Today, the Kröller-Müller Museum offically revealed to the public the conclusion of several tests that confirmed Vincent Van Gogh as the author of a painting now entitled "Still life with meadow flowers and roses."
The story begins in late November 1885, when Van Gogh arrived in the city of Antwerp, later enrolling at the art academy in January 1886.
One of the exercises included in the art course was to paint a pair of wrestlers.
Van Gogh was urged by his teacher to purchase a large canvas, new brushes and paint, as stated in a letter that Van Gogh wrote on 22 January.
He didn't have enough money, but with the help of his brother Theo, he as able to buy the materials.
A week later he wrote ‘This week I painted a large thing with two nude torsos – two wrestlers’ and that he was delighted with the result. The large 100cm x 80cm canvas was a standard format for figure paintings at the academy in Antwerp.
Van Gogh took the canvas with him when he went to live with his brother in Paris in late February 1886. Several months later, while still in Paris, he painted directly over the 'wrestlers' without scraping or adding an intermediate layer, or any other sort of preparation.
The artist painted a flower still life where an opulently filled foreground was an uncharacteristic exuberance for him. This fact added to the unusual format and size for the subject, prompt experts to dismissal the painting as being Van Gogh's. Moreover his Parisian flower still lifes were generally smaller.
Later however the size proved to be determined by the underlying academic piece, and the exuberant foregroung revealed necessary to cover an entire wrestler on that spot.
In 1920, the Kröllers purchased 26 (!) of the 48 Van Gogh paintings at auction and although this work made part of the lot, they didn't acquire it.
The painting ended up in various private collections and was not included in the Kröller-Müller collection until 1974, when it was purchased with support from the Rembrandt Association and the Prince Bernhard Fund, in order to ‘save it for the nation’. At that time, the senior curator of the museum, Ellen Joosten, described the work as both ‘exceptional’ and ‘remarkable’. She found the large size, the abundance of flowers in their lush display of colour and the smooth, ‘rather academic approach’ highly unusual.
An X-ray image made in 1998, revealed that the flower piece was painted over the other the scene with the torsos of two wrestlers grasping each other by the arms. This X-ray continued to fascinate researchers.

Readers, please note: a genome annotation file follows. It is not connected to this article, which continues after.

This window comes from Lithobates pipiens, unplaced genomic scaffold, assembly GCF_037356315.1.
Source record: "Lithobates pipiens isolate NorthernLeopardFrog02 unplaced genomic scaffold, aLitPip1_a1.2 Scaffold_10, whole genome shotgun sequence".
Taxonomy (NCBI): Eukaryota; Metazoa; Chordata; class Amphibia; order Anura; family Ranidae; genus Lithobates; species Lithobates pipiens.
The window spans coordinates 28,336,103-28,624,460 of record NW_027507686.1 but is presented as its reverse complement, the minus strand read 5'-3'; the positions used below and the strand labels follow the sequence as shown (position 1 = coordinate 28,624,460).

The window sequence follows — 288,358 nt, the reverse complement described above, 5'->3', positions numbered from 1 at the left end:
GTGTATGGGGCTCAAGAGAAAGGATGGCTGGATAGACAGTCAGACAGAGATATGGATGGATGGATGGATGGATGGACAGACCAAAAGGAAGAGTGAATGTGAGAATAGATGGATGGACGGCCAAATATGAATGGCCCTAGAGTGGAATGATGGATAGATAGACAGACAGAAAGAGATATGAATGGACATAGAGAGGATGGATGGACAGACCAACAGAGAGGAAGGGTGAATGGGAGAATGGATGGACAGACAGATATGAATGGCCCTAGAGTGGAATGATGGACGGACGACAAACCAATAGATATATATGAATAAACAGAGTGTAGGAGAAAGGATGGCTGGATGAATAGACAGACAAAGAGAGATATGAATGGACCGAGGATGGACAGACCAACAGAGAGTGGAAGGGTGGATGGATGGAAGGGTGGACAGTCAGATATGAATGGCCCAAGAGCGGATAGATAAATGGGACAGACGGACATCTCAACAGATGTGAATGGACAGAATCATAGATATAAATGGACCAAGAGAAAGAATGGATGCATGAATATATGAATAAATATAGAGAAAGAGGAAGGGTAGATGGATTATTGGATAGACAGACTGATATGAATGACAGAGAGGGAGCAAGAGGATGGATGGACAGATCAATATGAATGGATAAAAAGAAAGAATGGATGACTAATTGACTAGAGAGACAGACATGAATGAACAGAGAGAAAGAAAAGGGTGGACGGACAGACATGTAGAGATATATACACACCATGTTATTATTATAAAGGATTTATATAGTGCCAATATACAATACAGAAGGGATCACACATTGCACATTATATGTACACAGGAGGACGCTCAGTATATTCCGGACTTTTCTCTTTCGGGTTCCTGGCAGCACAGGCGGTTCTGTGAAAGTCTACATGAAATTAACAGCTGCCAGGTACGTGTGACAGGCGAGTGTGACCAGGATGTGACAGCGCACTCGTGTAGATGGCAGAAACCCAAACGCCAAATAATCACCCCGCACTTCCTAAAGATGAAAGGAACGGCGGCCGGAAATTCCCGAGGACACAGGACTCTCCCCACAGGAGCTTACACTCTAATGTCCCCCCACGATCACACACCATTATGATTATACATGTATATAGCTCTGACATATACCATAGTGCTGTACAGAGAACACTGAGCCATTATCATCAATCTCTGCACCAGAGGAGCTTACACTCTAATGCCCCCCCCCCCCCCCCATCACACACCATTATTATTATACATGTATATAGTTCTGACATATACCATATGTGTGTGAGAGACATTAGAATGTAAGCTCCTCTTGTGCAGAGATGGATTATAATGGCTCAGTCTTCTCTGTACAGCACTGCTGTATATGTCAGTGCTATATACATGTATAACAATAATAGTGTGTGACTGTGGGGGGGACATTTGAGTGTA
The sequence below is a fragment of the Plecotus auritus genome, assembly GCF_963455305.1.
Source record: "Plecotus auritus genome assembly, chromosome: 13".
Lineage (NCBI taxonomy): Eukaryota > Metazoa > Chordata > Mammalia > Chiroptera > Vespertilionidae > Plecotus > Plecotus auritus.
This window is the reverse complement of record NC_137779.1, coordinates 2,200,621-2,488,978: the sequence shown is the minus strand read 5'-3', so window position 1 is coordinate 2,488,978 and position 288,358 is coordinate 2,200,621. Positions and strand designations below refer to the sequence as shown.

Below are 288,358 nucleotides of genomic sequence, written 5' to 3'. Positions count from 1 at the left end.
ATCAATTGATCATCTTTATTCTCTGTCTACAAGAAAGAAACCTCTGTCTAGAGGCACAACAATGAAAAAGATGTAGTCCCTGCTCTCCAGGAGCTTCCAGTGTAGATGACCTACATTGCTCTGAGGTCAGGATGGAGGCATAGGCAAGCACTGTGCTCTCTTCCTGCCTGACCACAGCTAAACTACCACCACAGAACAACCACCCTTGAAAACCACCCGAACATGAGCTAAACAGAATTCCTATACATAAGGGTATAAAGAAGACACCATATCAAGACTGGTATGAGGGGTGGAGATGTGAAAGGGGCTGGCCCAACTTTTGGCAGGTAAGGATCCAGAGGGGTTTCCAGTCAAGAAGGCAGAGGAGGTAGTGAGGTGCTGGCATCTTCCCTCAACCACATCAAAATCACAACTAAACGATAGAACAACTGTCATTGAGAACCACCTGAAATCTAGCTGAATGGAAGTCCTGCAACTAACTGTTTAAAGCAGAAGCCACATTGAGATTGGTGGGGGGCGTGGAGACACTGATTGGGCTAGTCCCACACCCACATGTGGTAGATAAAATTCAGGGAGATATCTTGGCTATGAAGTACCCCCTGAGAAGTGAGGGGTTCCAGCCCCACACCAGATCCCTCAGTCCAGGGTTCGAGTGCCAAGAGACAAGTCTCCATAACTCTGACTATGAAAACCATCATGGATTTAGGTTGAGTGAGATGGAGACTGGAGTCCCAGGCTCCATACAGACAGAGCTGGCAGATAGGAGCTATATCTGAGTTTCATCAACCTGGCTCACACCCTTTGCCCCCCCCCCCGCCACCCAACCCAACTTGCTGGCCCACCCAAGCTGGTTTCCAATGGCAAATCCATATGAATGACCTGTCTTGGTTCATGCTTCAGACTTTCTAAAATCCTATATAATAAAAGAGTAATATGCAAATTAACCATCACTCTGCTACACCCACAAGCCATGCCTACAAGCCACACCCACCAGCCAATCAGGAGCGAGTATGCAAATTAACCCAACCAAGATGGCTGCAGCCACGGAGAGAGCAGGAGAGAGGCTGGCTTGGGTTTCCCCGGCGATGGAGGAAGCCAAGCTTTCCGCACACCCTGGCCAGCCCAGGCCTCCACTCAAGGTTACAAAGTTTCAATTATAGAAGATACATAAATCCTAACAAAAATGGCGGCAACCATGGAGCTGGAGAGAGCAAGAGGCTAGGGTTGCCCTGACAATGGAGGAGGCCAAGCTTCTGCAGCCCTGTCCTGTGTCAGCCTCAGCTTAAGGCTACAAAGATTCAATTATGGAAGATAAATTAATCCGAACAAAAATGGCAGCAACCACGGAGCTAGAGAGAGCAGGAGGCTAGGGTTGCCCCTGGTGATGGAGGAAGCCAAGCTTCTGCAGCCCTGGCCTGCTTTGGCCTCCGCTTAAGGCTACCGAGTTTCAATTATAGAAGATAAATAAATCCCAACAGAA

Nonetheless, in the 2003 file catalogue – The paintings of Vincent van Gogh in the collection of the Kröller-Müller Museum – new arguments were raised, adding to the existing doubts. The work was dismissed but remained in the collection, listed as ‘artist: anonymous’ ever since.
Recently, a team of researchers from the TU Delft, the University of Antwerp, Deutsches Elektronen-Synchrotron (DESY) Hamburg, the Van Gogh Museum and the Kröller-Müller Museum has succeeded in confirming its authenticity. The new research technique MA-XRF (Macro Scanning X-ray Fluorescence Spectrometry) made it possible to analyze both paintings in greater detail. This revealed not only a defining characteristic of the academy in Antwerp, namely that the male models posed half naked in contrast to academies elsewhere, but that the pigments used correspond entirely with Van Gogh’s palette at that time. Furthermore, it made possible to recognize Van Gogh’s typical brushstrokes in the now far more perceptible depiction.
In the publication Rehabilitation of a flower still life in the Kröller-Müller Museum and a lost Antwerp painting by Van Gogh, available as a prepublication in the museum shop (English language), the authors Luuk Struick van der Loeff, Matthias Alfeld, Teio Meedendorp, Joris Dik, Ella Hendriks, Geert van der Snickt, Koen Janssens and Meta Chavannes, explain in detail how the wrestlers and the flower still life were painted by Van Gogh.
A new publication Van Gogh: New Findings (Van Gogh Studies deel 4) will be available from June 2012, published by WBooks under the auspices of the Van Gogh Museum.
"Still life with meadow flowers and roses" is on display since 20 March in the Kröller-Müller Museum in Netherlands, together with Van Gogh’s "Roses and peonies" and "Flowers in a blue vase."